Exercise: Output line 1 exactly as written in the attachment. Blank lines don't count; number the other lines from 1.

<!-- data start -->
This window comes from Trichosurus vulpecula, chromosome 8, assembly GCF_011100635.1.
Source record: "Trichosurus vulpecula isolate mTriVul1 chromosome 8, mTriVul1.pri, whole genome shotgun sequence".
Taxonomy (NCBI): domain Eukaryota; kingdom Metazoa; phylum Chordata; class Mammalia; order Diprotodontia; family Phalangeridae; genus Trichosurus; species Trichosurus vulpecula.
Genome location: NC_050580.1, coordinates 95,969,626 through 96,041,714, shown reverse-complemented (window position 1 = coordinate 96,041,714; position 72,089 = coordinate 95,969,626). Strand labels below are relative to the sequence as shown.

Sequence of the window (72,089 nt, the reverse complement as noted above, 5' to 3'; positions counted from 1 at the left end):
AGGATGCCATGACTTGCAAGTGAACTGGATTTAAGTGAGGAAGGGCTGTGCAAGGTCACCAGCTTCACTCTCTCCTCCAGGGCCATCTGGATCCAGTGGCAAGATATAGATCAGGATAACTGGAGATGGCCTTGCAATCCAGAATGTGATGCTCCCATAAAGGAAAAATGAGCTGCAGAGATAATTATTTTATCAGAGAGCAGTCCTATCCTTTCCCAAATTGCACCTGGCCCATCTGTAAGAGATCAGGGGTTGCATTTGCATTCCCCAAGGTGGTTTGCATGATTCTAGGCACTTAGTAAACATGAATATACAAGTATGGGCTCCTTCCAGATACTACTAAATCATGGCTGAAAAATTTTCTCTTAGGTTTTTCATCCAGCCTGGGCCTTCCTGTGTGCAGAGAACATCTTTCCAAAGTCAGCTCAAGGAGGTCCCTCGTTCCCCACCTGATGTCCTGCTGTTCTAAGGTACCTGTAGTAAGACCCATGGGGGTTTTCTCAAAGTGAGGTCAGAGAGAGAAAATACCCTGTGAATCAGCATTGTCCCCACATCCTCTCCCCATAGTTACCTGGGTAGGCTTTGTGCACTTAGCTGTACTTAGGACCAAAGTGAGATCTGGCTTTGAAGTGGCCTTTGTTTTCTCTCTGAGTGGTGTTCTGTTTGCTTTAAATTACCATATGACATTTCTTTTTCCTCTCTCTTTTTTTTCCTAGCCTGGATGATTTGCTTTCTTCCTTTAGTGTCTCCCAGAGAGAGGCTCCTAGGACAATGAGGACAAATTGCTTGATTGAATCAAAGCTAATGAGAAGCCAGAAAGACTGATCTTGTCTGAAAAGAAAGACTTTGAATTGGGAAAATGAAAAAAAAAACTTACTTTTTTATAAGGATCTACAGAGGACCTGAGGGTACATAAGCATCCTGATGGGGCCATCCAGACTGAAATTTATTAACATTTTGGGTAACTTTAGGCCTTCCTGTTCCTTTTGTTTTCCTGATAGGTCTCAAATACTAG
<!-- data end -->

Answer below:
This window comes from Trichosurus vulpecula, chromosome 8, assembly GCF_011100635.1.